Tuesday, March 1, 2011

Who Needs Adverbs? Life, Death, and Beauty in Ken Rodgers' Passenger Pigeons

Ken Rodgers taught me to write without adverbs.  He loathes them, those lazy lounging “ly” words that let the verbs get away with murder. I found just one offender in Rodgers’ latest lean and sinewy collection of poems, Passenger Pigeons (it’s on page 43, and it works hard, for an adverb).  Rodgers excels at communicating—with strong verbs, whenever possible—the essence of two essential things: nature’s immutable, infinitely variegated beauty, and death’s heartbreak/horror/joy (yeah, you heard me—I said “joy.”).  

Since it deals with lots of big, uncomfortable stuff—death, war, heartbreak, loss, Joseph Stalin, for starters—this little book can be tough to chew on--no amuse-gueule here. But the stringy parts are seasoned with lines of sheer beauty, especially when Rodgers juxtaposes life’s little, banal horrors with nature's impartial and placid beauty. In the first poem, “La Luz Canyon” (which I can and will argue, with fists if necessary, tops Dylan Thomas’s “Fern Hill”), the themes of change and permanence settle around the reader like aspen trees shedding their leaves in autumn. In the Spartan, elegant “Japanese Poetry” (perhaps the most succinct description of Post Traumatic Stress Disorder ever written), nature provides a respite from “memory’s black scent of death” (p. 40).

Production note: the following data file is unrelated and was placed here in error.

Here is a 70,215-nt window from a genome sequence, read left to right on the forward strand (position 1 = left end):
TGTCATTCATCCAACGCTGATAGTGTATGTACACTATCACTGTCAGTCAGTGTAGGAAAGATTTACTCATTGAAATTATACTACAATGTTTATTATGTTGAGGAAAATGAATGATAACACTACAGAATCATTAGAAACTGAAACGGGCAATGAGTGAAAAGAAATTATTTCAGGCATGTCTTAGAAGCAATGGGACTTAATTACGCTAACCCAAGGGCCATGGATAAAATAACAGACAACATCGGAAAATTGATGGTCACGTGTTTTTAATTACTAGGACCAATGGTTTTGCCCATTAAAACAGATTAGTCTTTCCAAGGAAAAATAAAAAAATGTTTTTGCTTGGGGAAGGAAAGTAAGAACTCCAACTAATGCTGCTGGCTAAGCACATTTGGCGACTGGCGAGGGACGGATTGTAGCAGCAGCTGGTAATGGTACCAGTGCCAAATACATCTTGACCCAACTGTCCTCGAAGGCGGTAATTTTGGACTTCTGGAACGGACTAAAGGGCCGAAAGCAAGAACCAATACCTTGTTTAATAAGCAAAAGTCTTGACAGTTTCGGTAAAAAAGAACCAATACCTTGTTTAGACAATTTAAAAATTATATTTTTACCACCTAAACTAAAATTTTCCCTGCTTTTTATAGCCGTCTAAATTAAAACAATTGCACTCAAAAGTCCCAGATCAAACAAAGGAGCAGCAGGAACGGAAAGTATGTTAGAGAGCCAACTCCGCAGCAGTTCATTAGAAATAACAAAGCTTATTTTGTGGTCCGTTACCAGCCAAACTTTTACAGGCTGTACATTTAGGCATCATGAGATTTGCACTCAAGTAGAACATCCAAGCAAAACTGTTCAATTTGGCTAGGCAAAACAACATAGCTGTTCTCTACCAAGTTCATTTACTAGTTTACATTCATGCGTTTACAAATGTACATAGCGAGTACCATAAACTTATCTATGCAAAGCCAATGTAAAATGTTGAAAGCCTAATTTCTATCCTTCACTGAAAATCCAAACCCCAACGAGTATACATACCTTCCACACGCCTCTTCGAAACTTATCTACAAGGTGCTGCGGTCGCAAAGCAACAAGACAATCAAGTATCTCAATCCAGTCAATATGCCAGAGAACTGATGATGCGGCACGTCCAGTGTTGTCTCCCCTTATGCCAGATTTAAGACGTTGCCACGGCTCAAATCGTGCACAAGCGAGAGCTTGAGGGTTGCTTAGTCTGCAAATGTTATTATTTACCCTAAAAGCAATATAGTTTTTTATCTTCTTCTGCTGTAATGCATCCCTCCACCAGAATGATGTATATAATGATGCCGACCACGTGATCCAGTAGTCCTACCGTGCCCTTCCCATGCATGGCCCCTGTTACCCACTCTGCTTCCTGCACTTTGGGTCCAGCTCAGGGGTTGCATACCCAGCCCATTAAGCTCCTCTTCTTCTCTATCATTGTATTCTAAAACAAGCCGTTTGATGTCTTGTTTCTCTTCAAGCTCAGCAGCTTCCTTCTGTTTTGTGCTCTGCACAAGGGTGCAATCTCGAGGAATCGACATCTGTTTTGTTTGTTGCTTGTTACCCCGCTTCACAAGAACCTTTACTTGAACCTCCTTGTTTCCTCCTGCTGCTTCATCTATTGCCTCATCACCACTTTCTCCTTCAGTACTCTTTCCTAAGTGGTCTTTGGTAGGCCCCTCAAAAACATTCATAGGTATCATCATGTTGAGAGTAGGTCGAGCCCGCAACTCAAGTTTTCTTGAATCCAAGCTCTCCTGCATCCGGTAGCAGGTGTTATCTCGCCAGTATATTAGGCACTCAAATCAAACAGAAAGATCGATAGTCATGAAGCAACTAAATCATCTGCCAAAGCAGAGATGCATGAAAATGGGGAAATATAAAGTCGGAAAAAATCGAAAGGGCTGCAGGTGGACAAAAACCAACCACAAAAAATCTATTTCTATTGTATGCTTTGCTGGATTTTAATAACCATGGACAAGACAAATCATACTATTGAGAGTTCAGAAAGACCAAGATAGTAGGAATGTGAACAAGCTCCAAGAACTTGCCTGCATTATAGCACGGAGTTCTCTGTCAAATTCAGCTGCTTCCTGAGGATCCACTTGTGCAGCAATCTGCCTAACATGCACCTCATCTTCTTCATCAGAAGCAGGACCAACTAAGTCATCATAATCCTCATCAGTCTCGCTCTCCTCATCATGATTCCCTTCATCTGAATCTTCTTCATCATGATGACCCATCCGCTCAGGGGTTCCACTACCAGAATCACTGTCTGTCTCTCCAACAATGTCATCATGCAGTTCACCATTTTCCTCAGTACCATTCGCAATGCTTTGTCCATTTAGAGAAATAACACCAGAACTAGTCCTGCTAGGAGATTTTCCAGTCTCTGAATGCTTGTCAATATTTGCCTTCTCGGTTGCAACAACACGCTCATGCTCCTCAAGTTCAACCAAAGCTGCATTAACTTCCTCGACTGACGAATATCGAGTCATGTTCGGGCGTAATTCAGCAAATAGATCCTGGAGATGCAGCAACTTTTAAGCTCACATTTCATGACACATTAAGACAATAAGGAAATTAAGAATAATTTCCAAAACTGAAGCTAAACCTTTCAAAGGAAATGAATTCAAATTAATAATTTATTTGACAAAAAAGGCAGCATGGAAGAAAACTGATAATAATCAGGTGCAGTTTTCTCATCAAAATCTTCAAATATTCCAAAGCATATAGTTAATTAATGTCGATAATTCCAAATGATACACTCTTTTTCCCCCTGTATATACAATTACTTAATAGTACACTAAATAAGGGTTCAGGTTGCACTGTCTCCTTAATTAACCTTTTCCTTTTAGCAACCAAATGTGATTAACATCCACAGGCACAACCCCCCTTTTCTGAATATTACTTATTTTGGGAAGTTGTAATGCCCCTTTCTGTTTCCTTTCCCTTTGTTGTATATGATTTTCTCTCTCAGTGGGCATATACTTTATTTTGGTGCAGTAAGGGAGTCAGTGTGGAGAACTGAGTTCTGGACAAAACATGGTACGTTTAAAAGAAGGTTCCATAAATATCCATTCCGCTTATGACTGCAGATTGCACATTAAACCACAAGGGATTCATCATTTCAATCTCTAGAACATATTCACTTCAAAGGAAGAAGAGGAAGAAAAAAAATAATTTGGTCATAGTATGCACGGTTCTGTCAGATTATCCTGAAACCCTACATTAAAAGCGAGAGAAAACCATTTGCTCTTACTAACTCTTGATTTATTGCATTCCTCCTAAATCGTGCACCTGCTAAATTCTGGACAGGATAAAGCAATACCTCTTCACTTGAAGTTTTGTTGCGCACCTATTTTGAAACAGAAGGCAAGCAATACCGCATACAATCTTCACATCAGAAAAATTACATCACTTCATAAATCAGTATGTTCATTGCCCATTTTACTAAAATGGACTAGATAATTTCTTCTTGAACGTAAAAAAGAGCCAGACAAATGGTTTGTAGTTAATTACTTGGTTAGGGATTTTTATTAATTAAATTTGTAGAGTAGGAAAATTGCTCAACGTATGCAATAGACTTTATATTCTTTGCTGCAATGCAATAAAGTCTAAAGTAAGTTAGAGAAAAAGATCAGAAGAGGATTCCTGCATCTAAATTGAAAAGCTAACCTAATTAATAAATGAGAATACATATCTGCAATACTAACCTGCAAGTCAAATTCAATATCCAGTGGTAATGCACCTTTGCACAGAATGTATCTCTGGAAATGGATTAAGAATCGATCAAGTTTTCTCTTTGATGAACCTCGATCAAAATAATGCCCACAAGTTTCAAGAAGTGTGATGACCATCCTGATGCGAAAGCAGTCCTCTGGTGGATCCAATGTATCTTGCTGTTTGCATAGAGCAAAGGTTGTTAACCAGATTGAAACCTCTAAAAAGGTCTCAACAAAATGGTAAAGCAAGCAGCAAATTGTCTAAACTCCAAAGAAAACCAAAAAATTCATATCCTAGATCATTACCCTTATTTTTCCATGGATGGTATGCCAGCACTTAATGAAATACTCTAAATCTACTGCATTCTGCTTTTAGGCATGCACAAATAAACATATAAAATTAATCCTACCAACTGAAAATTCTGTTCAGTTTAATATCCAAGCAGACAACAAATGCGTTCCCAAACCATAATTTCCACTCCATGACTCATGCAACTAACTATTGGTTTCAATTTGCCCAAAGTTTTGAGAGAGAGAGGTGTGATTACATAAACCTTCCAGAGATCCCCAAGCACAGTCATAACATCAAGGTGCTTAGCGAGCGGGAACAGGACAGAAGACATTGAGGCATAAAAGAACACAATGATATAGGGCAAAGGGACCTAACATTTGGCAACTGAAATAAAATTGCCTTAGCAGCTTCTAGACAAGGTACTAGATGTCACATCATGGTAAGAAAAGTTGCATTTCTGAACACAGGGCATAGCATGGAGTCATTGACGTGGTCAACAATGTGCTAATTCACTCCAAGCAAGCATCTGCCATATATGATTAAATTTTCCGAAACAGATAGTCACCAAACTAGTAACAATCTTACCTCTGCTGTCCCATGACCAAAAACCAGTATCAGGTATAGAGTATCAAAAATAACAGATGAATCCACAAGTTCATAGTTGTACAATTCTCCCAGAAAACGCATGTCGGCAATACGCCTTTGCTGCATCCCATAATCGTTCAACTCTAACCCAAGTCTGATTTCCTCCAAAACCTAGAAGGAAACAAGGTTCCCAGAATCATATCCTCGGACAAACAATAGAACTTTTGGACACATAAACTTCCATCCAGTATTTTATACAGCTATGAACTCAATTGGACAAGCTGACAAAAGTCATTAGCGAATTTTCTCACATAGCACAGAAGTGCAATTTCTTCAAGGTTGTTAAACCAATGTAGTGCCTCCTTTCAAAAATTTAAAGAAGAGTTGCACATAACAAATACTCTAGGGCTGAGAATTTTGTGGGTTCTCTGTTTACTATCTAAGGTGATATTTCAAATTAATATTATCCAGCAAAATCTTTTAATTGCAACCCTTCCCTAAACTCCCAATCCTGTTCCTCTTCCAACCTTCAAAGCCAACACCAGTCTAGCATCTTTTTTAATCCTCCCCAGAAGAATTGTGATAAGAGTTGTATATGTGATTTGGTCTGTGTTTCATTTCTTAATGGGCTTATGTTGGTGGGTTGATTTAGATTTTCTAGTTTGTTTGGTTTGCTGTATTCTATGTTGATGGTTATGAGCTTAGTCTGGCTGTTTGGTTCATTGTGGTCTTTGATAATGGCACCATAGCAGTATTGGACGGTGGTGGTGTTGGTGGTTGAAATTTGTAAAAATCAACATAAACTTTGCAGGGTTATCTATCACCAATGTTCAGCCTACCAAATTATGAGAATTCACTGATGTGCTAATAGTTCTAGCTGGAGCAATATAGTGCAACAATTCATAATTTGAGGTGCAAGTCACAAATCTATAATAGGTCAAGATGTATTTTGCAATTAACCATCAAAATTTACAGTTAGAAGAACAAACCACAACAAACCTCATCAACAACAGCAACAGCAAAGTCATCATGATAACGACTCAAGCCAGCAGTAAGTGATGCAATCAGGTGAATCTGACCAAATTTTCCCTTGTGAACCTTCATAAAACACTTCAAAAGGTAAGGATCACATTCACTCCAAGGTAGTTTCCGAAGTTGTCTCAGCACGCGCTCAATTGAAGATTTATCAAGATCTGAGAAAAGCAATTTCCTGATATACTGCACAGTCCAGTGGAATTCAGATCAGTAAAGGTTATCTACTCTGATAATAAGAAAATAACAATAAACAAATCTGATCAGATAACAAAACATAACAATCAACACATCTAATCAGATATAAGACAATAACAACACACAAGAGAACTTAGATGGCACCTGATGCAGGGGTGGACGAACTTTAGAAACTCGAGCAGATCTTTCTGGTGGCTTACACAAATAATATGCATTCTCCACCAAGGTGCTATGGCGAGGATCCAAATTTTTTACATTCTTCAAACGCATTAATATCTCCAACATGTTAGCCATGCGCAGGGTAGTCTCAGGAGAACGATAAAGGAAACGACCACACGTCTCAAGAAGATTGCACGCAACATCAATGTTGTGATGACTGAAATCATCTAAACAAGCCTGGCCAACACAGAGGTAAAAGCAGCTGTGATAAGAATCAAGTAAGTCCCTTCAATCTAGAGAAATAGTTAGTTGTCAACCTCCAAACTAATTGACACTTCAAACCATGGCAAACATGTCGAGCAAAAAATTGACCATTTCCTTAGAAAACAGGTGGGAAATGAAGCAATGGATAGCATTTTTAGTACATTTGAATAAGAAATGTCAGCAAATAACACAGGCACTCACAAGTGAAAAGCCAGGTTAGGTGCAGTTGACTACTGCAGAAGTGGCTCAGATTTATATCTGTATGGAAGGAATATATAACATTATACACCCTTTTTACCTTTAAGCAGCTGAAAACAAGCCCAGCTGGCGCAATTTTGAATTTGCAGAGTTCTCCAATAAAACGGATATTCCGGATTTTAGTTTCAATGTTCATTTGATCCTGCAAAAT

I like words that make me uncomfortable (“Jap Camp/Hard words/Bleak words/Jap” p. 12); words that challenge me (“small asteroids delivered by the god of cuckoo clocks” p. 16); words that force me to look them up in the dictionary (“Lenticular clouds glower over the front behind the town” p. 46). I like images that pile around me (“Arrow leafed balsamroot/stabs the noon-day light/devoured by a vast tyranny of yellow” p. 28); that drift like snowflakes {“And the light    a subtle syrah/Like rubies” p. 6); that come on sudden like a Texas thunderstorm (“And the glass shards on the piazza/And the shattered hands of baby dolls” p. 32, in a poem with the delightful title, “Are Disney Stars Selena Gomez and Nick Jonas an Item?”). There are plenty of those kinds of words, those kinds of images, in this book.

Don’t be afraid to die. More importantly, don’t be afraid to live, to see, to experience the aching, transcendent beauty of your existence.  That’s what I took away from this powerful collection, a lifetime’s work, from a man who has, at times, been afraid to live—but is not afraid to find the words to tell about it. As long as those words are not adverbs.